The Reserve Bank of India, in its firstbi-monthlypolicyreviewfor FY17, reduced the benchmark repo rate by 25 basis points (bps) to 6.50%. Monetary easing was widely expected after enabling conditions in the form of comfortable inflation trajectory, government’s commitment towards fiscalprudenceandreforms,and global conditions developed favourably over the last few months. While monetary easing is important and was due by all counts, the complete overhaul of theliquidityframeworkemerged as the piece de resistance.
The existing framework on liquidity was put in place in May 2011. Since then, the policy stance was to keep liquidity in deficit mode with -1% of NDTL being associated with the usual level of comfort. While this framework served well during the ensuing phase of monetary tightening, it created hindrance for efficient transmission when the easing cycle commenced from January 2015 onwards.
The revised liquidity framework now makes a structural shift by gradually moving towards neutral from a hitherto tight regime. Amidst existing deficit of ~2% of NDTL, this will involve a substantial infusion of liquidity through RBI’s money market operations. As indicated in the post-policy press conference,theRBIexpects1-2yearsfor complete migration to the new liquidity regime. This conservative liberal approach could, however, be a dampener as the exist- ing negative output gap in the economy calls for comprehensive policy support on all fronts.
A faster migration to the new liquidity regime, along with the announced reduction in policy corridor (MSF Rate - Reverse RepoRate)to100bpsfrom200bps and relaxation in minimum dailyCRRmaintenanceto90%from 95%, will improve monetary policy transmission along with the introduction of MCLR for banks andtherecentreductioninsmall savings rate by the government.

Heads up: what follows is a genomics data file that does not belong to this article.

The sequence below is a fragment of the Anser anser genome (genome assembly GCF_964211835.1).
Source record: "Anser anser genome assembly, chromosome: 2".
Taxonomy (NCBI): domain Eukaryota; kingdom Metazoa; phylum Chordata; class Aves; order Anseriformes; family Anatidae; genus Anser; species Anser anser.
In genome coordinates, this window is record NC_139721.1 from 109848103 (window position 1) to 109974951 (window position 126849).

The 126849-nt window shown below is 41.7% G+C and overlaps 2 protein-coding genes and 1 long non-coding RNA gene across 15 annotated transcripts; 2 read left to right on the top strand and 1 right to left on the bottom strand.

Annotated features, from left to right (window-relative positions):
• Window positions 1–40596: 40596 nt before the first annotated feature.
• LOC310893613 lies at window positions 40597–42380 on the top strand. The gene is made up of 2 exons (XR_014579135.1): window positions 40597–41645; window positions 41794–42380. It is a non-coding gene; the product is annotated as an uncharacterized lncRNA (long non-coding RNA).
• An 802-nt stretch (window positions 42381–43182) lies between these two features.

The move towards a neutral liquidity framework will require the central bank to manage its balance sheet in a dynamic manner. Making a clear distinction betweenshort-termliquidityand long-term durable liquidity, the RBI now intends to prioritise durable liquidity and then use itsfine tuning operations to make short-term liquidity conditions consistentwiththepolicystance. What this implies is that in times of subdued net forex inflows, the RBI is likely to readily infuse durableliquiditythroughbondpurchases via the OMO route.
So, why did liquidity become so important?
One needs to recognise that incremental monetary accommodation is now getting increasingly contingent upon the monsoon outturn. While preliminary indicators are pointing towards a favourable outturn, the specifics in terms of spatial distribution, etc, would also matter equally. However, with the event still 3-4 months away, this near-term uncertainty on inflationcannotbeallowedtoprovide a binding constraint when economic growth still requires policy support from all fronts.
As such, the regime change in liquidity will help enhance monetary policy signals and ensure quicker trickle-down impact on growth. This will provide the RBI a bang for its buck.